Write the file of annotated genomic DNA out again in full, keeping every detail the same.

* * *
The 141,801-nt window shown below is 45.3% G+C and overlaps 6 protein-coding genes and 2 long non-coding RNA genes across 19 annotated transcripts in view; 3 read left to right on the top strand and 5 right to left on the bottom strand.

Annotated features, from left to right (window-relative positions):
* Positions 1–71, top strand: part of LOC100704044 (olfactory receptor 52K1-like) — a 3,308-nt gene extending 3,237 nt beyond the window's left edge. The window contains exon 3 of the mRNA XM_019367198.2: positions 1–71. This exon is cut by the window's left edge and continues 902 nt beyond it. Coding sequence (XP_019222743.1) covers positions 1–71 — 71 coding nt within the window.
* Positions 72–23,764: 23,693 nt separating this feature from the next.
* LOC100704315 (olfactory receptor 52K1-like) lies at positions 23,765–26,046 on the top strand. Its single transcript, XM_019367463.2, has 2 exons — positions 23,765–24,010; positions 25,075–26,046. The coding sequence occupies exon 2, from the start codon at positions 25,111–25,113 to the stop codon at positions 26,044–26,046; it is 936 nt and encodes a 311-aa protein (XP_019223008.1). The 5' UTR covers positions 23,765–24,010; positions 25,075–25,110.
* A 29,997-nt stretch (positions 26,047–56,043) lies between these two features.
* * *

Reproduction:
The 141,801-nt window shown below is 45.3% G+C and overlaps 6 protein-coding genes and 2 long non-coding RNA genes across 19 annotated transcripts in view; 3 read left to right on the top strand and 5 right to left on the bottom strand.

Annotated features, from left to right (window-relative positions):
* Positions 1–71, top strand: part of LOC100704044 (olfactory receptor 52K1-like) — a 3,308-nt gene extending 3,237 nt beyond the window's left edge. The window contains exon 3 of the mRNA XM_019367198.2: positions 1–71. This exon is cut by the window's left edge and continues 902 nt beyond it. Coding sequence (XP_019222743.1) covers positions 1–71 — 71 coding nt within the window.
* Positions 72–23,764: 23,693 nt separating this feature from the next.
* LOC100704315 (olfactory receptor 52K1-like) lies at positions 23,765–26,046 on the top strand. Its single transcript, XM_019367463.2, has 2 exons — positions 23,765–24,010; positions 25,075–26,046. The coding sequence occupies exon 2, from the start codon at positions 25,111–25,113 to the stop codon at positions 26,044–26,046; it is 936 nt and encodes a 311-aa protein (XP_019223008.1). The 5' UTR covers positions 23,765–24,010; positions 25,075–25,110.
* A 29,997-nt stretch (positions 26,047–56,043) lies between these two features.